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Djerba: Fall in love with the Tunisian outpost

Because it is relatively hard to reach from Europe, Djerba is less touristy than, say, the colossal Hammamet resort near Tunis.

There was little to enchant me on my journey from Rome to the legendary, and alleged, land of the Lotus Eaters – the Tunisian island of Djerba.

On the second leg of the journey, from Tunis to the island itself, I was jammed into a small seat on a clapped-out turboprop plane, engaged in a tragic conversation with the motor-mouthed Canadian oil-field worker next to me. In the past few weeks, he told me, his brother, his uncle and the daughter of his best friend had died. And his job was taking him to the edge of the Tunisian desert, near the Algerian frontier, where the dust and sandstorms can provide cover for unpleasant men – smugglers, Islamic terrorists – with Kalashnikov rifles.

My sad new friend passed up my invitation to buy him a drink when we landed. As he disappeared into a desert-bound truck, I hopped into one of the island's ubiquitous yellow French-built taxis (Tunisia was a French colony until 1956). Alas, my first impressions were not positive. The island was as flat and hot as a crepe on the skillet, the land brown and dry, even though it was only the start of June. Worse, the roads and fields of olive and date trees were covered in garbage, mostly blue plastic bags. We passed roadside huts selling jerry cans of cheap bootleg Libyan gasoline.

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Surely the classical scholars had misinterpreted Homer; this Mediterranean outpost could not be the Lotus Eaters' paradise.

An hour later, I was in love with Djerba, not for its lovely beaches, lively souks and succulent seafood (it has all three) but because of its gentle pace, ancient traditions and extraordinary mix of Arab, sub-Saharan African, Berber, Muslim and Jewish cultures, all layered onto the foundations of the ancient Carthaginian and Roman civilizations.

On this island, you can see everything from synagogues and Roman roads to fortified mosques and Ottoman forts. If that tapestry weren't rich enough, Djerba is home to the crumbling remains of a few scenes from the first Star Wars movie.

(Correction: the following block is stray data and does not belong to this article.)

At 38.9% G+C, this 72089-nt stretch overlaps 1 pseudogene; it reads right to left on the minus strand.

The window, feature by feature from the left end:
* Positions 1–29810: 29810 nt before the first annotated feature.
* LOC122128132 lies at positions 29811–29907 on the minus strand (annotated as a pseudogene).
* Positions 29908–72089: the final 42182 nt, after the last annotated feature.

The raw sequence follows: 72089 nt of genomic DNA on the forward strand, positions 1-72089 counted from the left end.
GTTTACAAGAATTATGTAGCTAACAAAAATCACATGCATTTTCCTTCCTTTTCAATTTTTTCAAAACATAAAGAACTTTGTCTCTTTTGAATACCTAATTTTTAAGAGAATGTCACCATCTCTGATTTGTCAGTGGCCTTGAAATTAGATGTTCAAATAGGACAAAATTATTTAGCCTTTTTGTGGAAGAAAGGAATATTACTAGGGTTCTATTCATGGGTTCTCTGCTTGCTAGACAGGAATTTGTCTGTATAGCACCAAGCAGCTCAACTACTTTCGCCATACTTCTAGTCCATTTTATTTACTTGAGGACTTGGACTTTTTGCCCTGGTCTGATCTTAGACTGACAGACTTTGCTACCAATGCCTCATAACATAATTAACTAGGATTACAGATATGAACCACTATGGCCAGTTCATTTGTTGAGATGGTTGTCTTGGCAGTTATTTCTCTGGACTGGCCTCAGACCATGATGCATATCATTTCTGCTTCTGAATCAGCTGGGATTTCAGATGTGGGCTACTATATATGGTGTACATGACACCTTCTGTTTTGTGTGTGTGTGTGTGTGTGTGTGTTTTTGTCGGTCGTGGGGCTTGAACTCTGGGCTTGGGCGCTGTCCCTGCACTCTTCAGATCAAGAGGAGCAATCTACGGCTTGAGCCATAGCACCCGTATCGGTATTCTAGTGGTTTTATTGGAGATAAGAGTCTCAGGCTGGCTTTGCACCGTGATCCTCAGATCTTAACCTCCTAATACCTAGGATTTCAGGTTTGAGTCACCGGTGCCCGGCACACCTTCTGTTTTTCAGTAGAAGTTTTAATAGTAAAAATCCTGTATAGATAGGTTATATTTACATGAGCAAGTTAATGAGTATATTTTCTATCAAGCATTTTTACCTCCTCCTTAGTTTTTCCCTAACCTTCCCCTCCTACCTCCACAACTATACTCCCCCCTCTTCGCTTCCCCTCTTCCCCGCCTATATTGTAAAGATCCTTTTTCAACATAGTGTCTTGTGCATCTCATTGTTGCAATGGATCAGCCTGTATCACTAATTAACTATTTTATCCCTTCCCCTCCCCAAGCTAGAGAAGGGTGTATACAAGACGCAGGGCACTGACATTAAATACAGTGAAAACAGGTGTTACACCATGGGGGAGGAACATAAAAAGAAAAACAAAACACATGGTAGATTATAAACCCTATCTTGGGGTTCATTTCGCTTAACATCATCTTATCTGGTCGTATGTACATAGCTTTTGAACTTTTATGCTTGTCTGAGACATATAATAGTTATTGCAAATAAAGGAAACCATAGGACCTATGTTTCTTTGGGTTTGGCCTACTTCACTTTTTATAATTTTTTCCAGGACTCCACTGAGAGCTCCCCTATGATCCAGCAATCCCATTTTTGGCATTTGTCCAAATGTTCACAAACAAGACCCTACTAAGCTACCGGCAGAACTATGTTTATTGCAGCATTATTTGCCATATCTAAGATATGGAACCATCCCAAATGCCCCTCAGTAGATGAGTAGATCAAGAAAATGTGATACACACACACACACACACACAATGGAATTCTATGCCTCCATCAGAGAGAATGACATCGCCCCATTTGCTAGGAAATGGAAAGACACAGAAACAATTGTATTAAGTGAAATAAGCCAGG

Djerba is just under an hour's flight due south of Tunis – next stop Libya – in the Gulf of Gabes. It is the largest island in the Maghreb, but is only about 25 kilometres across. A taxi ride of no more than half an hour, at a ridiculously low price – the equivalent of $3 or $4 – will get you anywhere. Because it is relatively hard to reach from Europe, Djerba is less touristy than, say, the colossal Hammamet resort near Tunis. But do not expect an idyllic location. The island has 140 hotels and resorts, including a vast Club Med, up from less than one-third of that number in the 1980s.

Still, my first evening was magical. That's because I did what most tourists don't do, which is avoid the beach hotels. Instead, I headed inland to the old Jewish settlement of Er Riadh, also known as Hara Sghira (Small Ghetto). When I stepped into my boutique hotel, the Dar Dhiafa, I felt like I had stepped into a scene from a Tintin desert adventure.

The hotel was a maze of alleyways and courtyards, like a small medina – what lurked around the corner? The lighting was subtle and soothing, casting palm-tree shadows onto the walls. Bougainvillea and jasmine provided perfume and splashes of colour. Each of the 14 guest rooms was a small study in Arabesque style, with beds tucked into alcoves, tiled floors, beamed ceilings and Berber carpets. Two courtyards featured small pools, which are filled with floating candles in the summer.

Dar Dhiafra was once five dilapidated homes from the early 19th century. Chiara Allani, 56, an Italian, and her Tunisian husband, Slah, bought the first house in 1993 as a vacation property. They realized the site could be expanded into hotel. Six years later, after a renovation that used local materials and furnishings, the houses were stitched together and their romantic fantasy was fulfilled. "When it opened, it was a real novelty," Chiara says.